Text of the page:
Saturday, 7 January 2012

"An animal’s life is not as important as a human’s": On what basis?

In response to a tweet from Ricky Gervais on the subject of animal testing, someone stated:

“Simple fact, an animal’s life is not as important as a human’s.”

This assertion is far from being a “simple fact”; rather, it is highly controversial. It is controversial primarily because it entails that value, worth, or importance, can be objectively assigned to life. The unpleasant nature of this view can be immediately identified when applied within the human species. Most people would disapprove of the assertion that the life of a white man is inherently more valuable than that of a black man, or that the life of a wealthy chief executive is of more value than that of a cleaner, or that the lives of those with high intelligence are more valuable than those with lower intelligence, and so on.

In addition to being unpleasant, the notion that life can be valued objectively is philosophically problematic. Without postulating the existence of a supernatural creator of physical reality who has provided animals (as our inferiors) for our sustenance, it is difficult to identify any basis on which human life could be objectively valued relative to non-human life. The individual making the statement in question would perhaps argue that it is the greater intelligence of humans that makes our lives more valuable or important than those of animals. But on what basis is intelligence objectively more valuable or important than other qualities such as strength or speed? Precisely what is it about the physical universe which makes this an objective truth? Sure, intelligence allows us to build civilisations and develop advanced technologies, but the basis on which this is objectively valuable is again unclear.

If it is possible to assign value to life in an objective fashion and to make statements on the differential value of human and non-human lives, it must also be possible (at least in principle) to make statements on the value of all non-human animals relative to all other non-human animals. For example, it must be objectively true that the life of a dog is inherently more valuable than that of a cat, or vice versa, or else that they are of equal value. It is difficult to identify any objective basis on which such statements could be made. Moreover, if value can be assigned to categories on the basis of the qualities possessed by typical members of those categories, it is difficult to see why value could not be assigned to individuals on the basis of the qualities (and extent of those qualities) we possess of individuals. That is, if human beings are more important than non-human animals because we are more intelligent, it is unclear as to why the life of a human being with greater intelligence is not more important than the life of one with lower intelligence.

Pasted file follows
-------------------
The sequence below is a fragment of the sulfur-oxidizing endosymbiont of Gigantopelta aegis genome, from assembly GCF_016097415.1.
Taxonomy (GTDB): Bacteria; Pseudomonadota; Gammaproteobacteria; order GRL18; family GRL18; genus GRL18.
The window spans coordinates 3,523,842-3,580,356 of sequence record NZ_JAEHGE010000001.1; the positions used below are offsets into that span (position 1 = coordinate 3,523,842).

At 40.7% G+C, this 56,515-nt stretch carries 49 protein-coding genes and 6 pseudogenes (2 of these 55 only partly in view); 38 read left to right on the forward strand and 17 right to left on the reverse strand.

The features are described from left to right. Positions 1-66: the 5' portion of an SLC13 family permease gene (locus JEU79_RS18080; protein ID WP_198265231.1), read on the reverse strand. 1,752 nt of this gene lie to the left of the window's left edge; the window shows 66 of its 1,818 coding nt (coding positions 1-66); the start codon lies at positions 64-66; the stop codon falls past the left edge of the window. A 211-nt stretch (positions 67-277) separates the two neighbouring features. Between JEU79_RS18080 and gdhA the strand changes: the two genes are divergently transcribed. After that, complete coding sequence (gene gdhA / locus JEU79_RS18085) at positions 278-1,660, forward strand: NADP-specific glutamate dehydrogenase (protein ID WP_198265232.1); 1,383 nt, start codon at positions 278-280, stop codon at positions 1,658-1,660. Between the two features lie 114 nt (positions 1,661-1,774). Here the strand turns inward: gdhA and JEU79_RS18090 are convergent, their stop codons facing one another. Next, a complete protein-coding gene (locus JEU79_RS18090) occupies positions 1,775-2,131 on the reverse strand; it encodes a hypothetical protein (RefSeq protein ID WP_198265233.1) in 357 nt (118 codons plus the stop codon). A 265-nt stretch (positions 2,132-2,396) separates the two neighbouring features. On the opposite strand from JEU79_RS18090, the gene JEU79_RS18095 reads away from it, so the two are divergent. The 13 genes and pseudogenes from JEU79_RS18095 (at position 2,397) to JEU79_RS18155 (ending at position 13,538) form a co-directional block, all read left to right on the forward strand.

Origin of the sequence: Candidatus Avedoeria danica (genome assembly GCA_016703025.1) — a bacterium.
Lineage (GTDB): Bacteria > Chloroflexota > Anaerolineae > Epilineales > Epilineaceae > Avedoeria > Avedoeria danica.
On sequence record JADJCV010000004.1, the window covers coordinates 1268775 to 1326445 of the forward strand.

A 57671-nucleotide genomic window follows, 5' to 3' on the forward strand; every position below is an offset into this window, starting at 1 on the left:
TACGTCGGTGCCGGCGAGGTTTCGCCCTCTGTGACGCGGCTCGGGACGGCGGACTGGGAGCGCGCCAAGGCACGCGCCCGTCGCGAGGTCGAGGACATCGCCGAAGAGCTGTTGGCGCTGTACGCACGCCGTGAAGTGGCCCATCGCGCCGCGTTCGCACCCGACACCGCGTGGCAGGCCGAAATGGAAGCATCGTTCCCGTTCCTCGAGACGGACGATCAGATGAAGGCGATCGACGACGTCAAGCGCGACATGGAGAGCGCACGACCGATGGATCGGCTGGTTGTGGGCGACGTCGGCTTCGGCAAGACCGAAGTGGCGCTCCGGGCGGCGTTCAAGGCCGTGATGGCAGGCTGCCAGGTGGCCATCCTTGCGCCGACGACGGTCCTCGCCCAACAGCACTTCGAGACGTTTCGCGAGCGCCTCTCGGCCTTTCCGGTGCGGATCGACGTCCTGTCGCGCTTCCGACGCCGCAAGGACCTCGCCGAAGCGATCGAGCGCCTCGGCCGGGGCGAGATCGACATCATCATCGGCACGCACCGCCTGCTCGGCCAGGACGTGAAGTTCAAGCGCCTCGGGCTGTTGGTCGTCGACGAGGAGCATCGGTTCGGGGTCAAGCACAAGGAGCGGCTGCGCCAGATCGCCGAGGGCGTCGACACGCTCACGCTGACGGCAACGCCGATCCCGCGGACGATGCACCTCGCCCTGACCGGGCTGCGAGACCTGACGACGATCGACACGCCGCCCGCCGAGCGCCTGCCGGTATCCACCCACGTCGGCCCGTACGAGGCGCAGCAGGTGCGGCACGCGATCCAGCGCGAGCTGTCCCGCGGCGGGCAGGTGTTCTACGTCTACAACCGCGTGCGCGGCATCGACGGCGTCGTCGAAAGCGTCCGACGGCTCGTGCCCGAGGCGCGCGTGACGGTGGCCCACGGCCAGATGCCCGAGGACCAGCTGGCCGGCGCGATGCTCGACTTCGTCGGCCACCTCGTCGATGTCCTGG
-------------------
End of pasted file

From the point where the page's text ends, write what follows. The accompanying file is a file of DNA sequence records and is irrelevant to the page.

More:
Rather than being objective, the way in which we as human beings assign value to the lives of others is relative. We value our family and close friends more highly than those we don’t know or are less familiar with rather than valuing all human lives equally. Many will consider their domestic pets to be more important than other humans that they’ve never met or never will meet; the death of a dog or cat will cause more sadness in the owner than the death of 100 people in a bombing many hundreds of miles away.

It seems clear that the claim that “an animal’s life is not as important as a human’s” is not true in an objective sense. What could perhaps have been said instead is that we, as a species, tend to view our lives, well-being, and interests as being more important than the lives, well-being, and interests of other species. In this sense, animal testing is something that we do to further our own interests despite the harm it causes to the animals involved and is not something that can be justified by appeal to the view that we are objectively more valuable or important. Despite this, the morality of animal testing is certainly very complex. Advocates could argue that testing on a relatively small number of animals can lead to discoveries that might save the lives of thousands or millions of people while opponents might argue that it is never morally acceptable to knowingly act in ways that will inflict harm and suffering on sentient beings. The morality of animal testing is certainly less clear cut than the morality of the mass breeding and killing of animals for food, which is entirely unnecessary as we can be equally (or more) healthy on plant-based diets.

As a final thought, it is instructive to consider the parallels between the view that animal testing is acceptable because “an animal’s life is not as important as a human's” and racial supremacism. Racial supremacism entails the belief that a particular race is superior to all other races and that the interests of that race are more important than those of other races. On this belief, it is considered morally permissible to exploit other races in order to benefit ones own race since those other races are held to be less important. Simply replacing the words “race” and “races” with “species” in the previous sentence should amply demonstrate the similarity between these two forms of particularism.